Social Networks of Receptor-like Kinases Regulate Cell Identity in Arabidopsis thaliana
AuthorBryan, Anthony C.
AdvisorTax, Frans E.
MetadataShow full item record
PublisherThe University of Arizona.
RightsCopyright © is held by the author. Digital access to this material is made possible by the University Libraries, University of Arizona. Further transmission, reproduction or presentation (such as public display or performance) of protected items is prohibited except with permission of the author.
EmbargoEmbargo: Release after 11/30/2012
AbstractReceptor-like kinases (RLKs) make up one of the largest gene families in Arabidopsis thaliana. These genes are required for various biological processes, including response to biotic stress, cell elongation, cell proliferation, and cell fate patterning. An emerging theme in Arabidopsis and other plants is that networks of RLKs are required to regulate a specific process throughout development involving spatial and temporal regulation of transcription factors. However, there are still many RLKs (>50%) with no known function.Several RLKs regulate epidermal development by contributing to early embryonic epidermal maintenance or to epidermal differentiation. In my first analysis, I characterize the role of two related RLKs GASSHO1 (GSO1) and GSO2 in epidermal differentiation. gso1 gso2 double mutants initially form an epidermis during embryogenesis, but analysis of post-embryonic root development indicates the mis-expression of epidermal-specific genes. Three previously characterized RLKs that are involved in epidermal development are also involved in meristem maintenance. In order to decipher the RLK gene networks controlling epidermal development and meristem maintenance, it is necessary to identify additional RLKs involved in both of these processes. I further identified roles for GSO1 and GSO2 in maintaining root growth and root apical meristem (RAM) activity. A future goal will be to elucidate the networks of RLKs, including GSO1 and GSO2 in regulating epidermal and RAM development.The development of the vasculature in plants is controlled by a vascular meristem, the procambium. Oriented cell divisions from the procambium produce phloem, to the periphery, and xylem, to the center of the plant. In a reverse genetic screen to determine to roles of the remaining RLKs with unknown function, we identified the RLK XYLEM INTERMIXED WITH PHLOEM1 (XIP1) that is required for vascular development. We show XIP1 is required for regulating the differentiation of the phloem and for the organization of xylem vessel elements. Our analysis indicates that XIP1 is part of a vascular meristem network, further emphasizing the importance of social networks of RLKs regulating a specific process in development.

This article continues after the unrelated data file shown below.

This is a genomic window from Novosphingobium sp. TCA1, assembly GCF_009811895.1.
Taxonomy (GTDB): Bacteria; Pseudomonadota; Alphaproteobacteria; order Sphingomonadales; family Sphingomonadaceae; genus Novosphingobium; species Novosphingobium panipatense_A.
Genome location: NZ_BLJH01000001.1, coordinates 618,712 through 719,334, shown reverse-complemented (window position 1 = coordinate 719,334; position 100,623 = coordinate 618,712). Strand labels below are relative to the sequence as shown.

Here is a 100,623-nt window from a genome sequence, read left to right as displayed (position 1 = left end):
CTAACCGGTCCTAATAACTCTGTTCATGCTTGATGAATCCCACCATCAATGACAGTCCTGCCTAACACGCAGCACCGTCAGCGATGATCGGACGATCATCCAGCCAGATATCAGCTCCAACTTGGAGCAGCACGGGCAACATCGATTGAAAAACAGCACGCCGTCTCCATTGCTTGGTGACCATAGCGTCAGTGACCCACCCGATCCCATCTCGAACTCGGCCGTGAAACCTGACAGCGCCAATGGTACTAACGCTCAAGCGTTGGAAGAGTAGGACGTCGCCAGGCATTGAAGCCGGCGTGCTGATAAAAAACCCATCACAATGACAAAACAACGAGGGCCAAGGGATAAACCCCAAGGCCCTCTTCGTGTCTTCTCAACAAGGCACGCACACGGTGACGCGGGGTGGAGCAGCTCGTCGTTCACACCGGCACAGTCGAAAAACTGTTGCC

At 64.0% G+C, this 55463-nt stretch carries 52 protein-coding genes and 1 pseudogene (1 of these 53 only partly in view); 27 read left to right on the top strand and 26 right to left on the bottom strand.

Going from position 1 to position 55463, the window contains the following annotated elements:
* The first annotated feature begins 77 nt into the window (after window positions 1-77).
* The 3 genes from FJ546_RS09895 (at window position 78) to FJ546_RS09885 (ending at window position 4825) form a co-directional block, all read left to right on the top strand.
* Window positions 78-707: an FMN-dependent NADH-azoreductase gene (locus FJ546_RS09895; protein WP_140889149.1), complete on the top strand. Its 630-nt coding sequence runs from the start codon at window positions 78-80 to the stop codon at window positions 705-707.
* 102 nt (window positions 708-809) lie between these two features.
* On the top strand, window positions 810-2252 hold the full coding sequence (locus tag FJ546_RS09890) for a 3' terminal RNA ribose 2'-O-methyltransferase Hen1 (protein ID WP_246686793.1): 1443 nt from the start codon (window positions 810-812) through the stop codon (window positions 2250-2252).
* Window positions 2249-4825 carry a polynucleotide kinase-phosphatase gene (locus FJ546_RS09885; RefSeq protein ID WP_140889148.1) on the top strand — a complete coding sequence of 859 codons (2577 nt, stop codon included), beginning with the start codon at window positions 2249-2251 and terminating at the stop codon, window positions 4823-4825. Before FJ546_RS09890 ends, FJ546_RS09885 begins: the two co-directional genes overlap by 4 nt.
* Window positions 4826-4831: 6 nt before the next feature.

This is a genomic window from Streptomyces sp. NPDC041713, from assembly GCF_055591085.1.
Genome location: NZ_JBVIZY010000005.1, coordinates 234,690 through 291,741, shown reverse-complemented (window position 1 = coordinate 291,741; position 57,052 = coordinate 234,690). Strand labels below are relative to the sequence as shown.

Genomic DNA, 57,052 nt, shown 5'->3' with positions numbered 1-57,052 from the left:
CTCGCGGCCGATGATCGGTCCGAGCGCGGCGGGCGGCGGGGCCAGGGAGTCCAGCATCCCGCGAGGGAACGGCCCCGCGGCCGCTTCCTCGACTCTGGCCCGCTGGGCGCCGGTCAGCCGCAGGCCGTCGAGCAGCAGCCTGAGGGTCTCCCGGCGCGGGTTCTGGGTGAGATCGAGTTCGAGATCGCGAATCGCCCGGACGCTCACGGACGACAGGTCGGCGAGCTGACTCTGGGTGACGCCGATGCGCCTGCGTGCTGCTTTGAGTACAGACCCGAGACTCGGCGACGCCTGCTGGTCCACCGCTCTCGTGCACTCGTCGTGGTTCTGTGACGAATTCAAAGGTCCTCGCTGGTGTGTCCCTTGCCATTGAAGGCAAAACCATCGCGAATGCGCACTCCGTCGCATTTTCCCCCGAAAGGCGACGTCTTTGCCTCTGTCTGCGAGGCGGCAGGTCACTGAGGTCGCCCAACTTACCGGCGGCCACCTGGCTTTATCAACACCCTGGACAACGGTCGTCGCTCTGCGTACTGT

Degree ProgramGraduate College
Molecular & Cellular Biology